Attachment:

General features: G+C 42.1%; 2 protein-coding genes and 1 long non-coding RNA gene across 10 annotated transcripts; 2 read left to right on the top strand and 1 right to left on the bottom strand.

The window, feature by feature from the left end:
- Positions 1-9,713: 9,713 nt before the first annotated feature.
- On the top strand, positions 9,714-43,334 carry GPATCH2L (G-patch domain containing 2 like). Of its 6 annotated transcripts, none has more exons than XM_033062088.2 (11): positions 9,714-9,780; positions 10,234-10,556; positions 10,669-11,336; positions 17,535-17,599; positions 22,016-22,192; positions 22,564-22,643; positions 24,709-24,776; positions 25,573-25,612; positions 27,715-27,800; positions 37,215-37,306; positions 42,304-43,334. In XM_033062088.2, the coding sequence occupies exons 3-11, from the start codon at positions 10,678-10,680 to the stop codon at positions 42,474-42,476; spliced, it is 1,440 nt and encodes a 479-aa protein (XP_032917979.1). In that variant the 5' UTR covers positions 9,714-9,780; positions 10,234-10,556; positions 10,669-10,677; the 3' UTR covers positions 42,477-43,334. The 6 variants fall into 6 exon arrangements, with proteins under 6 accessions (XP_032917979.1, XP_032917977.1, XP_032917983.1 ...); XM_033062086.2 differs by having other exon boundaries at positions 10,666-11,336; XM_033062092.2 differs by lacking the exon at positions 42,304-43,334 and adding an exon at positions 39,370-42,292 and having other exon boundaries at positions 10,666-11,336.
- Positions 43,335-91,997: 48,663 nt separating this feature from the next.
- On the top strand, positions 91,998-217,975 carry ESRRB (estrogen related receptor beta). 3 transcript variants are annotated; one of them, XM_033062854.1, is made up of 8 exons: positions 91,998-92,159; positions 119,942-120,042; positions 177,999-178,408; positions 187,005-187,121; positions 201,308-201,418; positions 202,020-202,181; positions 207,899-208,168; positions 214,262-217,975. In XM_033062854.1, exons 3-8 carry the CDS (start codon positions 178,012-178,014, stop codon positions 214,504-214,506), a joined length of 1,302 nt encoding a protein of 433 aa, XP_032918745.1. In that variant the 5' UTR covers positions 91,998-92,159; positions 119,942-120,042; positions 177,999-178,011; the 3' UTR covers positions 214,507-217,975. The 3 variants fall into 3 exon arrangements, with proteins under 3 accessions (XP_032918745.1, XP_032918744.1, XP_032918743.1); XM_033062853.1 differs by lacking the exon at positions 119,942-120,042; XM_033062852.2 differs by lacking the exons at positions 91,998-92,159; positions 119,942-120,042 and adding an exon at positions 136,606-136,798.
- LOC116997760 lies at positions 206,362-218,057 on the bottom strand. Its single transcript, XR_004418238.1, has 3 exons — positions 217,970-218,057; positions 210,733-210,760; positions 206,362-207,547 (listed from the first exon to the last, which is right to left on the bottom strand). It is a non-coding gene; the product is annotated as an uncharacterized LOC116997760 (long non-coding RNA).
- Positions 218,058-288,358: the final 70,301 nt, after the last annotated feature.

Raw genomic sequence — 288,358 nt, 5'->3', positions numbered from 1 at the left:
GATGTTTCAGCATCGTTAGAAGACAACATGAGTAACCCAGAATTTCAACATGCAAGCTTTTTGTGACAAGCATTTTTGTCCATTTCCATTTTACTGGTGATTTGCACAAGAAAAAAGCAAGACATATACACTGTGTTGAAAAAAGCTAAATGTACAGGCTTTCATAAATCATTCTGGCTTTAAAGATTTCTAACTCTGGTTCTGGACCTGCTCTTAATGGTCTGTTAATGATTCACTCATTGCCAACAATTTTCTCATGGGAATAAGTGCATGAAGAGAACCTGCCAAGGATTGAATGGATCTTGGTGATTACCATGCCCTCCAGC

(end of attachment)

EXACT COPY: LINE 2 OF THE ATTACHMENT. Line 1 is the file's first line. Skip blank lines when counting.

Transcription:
The window, feature by feature from the left end: